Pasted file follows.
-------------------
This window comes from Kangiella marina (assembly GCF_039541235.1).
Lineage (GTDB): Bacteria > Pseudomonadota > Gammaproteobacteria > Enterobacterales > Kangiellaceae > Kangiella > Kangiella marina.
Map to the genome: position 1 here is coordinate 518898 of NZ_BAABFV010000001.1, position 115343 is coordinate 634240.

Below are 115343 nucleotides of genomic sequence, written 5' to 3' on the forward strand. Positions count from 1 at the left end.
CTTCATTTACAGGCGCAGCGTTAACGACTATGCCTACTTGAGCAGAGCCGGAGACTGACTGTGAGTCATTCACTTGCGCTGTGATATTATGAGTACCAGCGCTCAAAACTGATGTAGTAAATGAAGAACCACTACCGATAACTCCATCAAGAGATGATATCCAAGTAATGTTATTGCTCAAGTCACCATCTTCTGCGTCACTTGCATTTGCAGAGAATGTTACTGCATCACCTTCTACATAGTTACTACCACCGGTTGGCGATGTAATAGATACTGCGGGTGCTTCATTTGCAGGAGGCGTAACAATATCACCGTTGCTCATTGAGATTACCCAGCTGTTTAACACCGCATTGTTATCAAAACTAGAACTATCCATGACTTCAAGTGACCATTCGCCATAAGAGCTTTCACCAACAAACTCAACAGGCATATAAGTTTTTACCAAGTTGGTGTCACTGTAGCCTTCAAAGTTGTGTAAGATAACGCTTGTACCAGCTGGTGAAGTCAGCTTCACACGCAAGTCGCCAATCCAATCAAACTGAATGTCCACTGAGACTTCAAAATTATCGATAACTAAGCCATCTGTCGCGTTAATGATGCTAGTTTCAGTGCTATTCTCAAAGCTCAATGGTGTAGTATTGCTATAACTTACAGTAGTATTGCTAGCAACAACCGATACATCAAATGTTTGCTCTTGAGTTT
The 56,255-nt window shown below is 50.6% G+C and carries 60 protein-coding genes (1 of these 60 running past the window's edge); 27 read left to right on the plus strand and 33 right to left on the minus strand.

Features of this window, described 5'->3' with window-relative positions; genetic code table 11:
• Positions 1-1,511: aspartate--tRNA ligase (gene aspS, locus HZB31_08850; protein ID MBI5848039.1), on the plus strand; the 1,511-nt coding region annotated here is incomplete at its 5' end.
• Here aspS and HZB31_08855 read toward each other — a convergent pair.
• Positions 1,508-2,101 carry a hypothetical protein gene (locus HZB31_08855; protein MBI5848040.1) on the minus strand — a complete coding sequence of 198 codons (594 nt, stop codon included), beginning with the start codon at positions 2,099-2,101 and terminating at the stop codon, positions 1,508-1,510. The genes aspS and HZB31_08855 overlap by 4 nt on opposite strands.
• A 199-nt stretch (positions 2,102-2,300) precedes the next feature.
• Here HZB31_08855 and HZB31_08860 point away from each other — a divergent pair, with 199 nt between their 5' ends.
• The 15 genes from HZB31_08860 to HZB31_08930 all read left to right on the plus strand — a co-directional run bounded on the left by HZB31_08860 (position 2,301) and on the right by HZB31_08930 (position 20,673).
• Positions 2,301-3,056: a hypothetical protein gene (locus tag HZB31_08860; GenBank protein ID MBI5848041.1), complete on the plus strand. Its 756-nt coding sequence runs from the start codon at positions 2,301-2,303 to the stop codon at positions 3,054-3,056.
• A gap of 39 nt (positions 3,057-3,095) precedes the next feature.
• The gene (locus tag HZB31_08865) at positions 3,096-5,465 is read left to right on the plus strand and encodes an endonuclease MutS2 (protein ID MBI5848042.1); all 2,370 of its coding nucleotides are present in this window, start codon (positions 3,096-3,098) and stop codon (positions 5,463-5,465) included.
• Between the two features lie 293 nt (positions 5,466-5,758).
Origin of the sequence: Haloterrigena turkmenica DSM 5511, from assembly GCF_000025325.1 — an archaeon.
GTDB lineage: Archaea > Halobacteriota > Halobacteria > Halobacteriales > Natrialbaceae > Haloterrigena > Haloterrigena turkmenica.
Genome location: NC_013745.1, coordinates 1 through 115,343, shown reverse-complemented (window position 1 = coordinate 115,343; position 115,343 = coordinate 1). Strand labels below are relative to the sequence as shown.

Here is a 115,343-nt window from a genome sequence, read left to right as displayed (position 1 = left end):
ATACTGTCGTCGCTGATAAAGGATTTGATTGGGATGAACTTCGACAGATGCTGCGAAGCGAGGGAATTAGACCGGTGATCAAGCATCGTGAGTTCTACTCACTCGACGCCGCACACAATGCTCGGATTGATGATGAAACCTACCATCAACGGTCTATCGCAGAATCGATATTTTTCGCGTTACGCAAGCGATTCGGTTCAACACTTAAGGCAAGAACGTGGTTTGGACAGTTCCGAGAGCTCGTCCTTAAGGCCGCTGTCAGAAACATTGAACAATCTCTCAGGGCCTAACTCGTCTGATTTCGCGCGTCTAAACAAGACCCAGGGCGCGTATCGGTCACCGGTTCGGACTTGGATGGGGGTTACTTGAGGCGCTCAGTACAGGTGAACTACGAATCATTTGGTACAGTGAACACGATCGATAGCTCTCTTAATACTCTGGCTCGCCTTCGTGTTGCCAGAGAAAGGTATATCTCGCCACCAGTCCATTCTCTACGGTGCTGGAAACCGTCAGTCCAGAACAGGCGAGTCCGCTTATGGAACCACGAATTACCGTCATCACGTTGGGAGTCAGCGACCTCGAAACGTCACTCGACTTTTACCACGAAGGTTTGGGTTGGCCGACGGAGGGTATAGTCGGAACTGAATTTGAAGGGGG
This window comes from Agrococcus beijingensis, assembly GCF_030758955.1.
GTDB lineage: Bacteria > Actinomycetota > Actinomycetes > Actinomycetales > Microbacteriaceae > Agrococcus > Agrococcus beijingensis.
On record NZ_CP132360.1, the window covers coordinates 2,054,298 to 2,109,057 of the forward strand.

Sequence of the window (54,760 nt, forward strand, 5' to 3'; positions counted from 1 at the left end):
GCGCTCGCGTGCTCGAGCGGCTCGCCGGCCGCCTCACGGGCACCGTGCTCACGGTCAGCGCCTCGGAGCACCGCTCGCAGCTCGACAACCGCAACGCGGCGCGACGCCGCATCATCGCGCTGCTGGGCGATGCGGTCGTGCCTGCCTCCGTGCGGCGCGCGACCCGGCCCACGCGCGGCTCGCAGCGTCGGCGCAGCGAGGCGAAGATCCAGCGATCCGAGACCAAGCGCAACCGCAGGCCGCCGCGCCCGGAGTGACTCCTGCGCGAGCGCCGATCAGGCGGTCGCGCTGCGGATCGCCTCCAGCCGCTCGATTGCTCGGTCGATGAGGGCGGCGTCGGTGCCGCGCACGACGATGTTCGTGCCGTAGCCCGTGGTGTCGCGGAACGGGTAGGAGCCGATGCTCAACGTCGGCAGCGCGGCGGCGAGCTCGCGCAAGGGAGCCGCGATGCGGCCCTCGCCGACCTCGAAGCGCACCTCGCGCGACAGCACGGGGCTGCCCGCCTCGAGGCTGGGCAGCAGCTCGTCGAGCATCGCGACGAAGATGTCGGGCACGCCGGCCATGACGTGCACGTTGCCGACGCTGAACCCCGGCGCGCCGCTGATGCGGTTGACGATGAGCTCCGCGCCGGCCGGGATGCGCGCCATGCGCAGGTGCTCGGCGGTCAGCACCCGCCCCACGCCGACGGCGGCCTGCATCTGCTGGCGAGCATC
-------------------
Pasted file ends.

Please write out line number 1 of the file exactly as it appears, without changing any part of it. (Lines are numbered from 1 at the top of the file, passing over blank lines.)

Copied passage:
This window comes from Kangiella marina (assembly GCF_039541235.1).